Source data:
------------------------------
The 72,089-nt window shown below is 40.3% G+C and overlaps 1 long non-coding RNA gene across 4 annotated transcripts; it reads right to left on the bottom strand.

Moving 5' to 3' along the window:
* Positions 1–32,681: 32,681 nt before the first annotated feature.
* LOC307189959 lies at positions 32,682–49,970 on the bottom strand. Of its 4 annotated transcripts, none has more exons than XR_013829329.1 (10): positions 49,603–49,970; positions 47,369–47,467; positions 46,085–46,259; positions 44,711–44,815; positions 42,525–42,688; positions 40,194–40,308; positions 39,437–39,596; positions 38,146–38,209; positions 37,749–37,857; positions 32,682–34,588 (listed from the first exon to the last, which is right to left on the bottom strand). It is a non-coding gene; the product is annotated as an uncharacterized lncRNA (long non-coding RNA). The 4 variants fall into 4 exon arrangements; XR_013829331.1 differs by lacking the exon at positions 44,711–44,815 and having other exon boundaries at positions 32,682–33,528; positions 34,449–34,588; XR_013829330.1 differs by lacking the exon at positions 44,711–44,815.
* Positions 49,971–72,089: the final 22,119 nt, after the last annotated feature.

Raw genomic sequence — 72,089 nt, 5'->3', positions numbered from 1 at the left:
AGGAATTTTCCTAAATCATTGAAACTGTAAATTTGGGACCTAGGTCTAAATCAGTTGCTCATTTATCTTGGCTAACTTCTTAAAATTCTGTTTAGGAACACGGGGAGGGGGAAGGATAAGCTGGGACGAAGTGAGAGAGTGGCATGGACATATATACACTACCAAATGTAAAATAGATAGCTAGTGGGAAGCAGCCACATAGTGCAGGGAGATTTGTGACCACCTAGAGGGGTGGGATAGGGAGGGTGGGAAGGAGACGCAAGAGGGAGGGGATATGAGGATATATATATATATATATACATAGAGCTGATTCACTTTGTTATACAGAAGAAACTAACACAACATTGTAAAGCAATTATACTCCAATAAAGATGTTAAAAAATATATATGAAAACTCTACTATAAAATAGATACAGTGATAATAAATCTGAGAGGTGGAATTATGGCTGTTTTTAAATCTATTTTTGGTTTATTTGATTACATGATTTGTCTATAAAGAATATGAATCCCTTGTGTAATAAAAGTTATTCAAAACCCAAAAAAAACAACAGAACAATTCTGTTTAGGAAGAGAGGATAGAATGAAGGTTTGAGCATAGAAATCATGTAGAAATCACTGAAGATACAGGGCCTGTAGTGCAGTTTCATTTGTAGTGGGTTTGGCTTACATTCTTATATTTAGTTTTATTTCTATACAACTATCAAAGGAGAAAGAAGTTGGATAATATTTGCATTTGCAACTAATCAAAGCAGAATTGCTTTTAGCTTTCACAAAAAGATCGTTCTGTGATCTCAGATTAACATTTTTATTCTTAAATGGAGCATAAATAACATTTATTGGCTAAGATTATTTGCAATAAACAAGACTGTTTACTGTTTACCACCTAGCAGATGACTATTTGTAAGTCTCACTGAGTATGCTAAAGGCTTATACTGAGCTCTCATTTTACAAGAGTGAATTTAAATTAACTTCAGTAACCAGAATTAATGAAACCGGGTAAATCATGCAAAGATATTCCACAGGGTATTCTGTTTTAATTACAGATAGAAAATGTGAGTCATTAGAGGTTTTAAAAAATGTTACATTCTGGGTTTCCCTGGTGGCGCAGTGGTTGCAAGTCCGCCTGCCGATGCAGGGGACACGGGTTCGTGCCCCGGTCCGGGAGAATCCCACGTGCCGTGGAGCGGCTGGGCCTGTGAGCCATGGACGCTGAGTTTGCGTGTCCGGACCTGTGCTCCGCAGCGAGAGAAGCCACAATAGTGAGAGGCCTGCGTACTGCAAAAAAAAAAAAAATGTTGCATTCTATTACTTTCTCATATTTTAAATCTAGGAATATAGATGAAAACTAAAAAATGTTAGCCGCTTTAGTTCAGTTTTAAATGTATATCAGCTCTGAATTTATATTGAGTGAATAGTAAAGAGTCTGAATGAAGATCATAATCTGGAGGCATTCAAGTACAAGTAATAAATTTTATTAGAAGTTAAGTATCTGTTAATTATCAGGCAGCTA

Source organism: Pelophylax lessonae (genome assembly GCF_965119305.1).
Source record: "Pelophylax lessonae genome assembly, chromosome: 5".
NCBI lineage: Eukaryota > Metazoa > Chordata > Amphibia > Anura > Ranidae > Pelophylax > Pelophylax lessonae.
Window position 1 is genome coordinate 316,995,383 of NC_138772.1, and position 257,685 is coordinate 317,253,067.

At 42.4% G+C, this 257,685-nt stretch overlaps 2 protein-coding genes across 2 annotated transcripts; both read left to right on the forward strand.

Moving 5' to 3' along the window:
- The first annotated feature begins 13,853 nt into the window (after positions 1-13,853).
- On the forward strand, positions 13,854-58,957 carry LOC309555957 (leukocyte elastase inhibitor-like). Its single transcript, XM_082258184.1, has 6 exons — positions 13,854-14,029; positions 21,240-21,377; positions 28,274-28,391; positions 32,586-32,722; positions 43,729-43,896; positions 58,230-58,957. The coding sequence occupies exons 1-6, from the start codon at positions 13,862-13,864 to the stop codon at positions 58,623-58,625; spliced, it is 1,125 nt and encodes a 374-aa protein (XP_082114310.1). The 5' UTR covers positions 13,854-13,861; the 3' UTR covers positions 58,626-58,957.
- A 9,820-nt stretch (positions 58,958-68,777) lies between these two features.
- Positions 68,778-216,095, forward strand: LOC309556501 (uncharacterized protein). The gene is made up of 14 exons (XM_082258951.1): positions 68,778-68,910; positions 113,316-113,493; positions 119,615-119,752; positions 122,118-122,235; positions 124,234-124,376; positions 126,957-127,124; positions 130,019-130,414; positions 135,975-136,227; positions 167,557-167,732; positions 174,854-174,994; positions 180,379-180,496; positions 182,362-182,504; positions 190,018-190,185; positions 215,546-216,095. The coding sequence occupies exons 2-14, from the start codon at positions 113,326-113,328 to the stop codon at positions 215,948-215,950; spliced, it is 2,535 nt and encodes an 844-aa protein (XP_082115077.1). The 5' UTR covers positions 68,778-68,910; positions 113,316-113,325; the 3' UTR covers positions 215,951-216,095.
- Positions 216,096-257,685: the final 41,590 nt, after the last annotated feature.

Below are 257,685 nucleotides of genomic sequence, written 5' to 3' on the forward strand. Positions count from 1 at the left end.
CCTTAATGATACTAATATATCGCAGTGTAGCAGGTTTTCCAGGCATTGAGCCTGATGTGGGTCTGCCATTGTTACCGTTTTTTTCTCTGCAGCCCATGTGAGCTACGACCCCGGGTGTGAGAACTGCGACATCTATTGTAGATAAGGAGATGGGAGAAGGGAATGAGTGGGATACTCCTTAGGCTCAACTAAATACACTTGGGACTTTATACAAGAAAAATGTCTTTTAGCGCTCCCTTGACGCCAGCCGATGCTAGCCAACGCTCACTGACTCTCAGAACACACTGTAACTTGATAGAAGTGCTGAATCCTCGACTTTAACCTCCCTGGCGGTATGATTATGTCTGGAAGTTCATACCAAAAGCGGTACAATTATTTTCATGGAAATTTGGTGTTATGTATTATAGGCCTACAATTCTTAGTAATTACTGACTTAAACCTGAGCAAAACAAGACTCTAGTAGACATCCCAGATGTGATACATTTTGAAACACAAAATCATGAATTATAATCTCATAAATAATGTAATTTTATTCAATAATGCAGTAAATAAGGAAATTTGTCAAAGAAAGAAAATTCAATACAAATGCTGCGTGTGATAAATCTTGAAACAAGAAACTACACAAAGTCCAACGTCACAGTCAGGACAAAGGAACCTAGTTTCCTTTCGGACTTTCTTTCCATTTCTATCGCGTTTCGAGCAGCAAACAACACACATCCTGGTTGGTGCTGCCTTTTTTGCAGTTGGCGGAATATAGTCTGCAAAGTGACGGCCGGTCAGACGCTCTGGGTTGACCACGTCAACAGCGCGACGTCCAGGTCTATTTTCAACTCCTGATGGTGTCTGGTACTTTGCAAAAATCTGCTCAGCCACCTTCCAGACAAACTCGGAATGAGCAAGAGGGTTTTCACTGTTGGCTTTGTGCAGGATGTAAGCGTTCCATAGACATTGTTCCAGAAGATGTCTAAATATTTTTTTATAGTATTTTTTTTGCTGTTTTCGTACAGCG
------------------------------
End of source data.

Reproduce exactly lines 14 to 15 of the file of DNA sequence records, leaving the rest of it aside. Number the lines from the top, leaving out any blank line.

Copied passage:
- The first annotated feature begins 13,853 nt into the window (after positions 1-13,853).
- On the forward strand, positions 13,854-58,957 carry LOC309555957 (leukocyte elastase inhibitor-like). Its single transcript, XM_082258184.1, has 6 exons — positions 13,854-14,029; positions 21,240-21,377; positions 28,274-28,391; positions 32,586-32,722; positions 43,729-43,896; positions 58,230-58,957. The coding sequence occupies exons 1-6, from the start codon at positions 13,862-13,864 to the stop codon at positions 58,623-58,625; spliced, it is 1,125 nt and encodes a 374-aa protein (XP_082114310.1). The 5' UTR covers positions 13,854-13,861; the 3' UTR covers positions 58,626-58,957.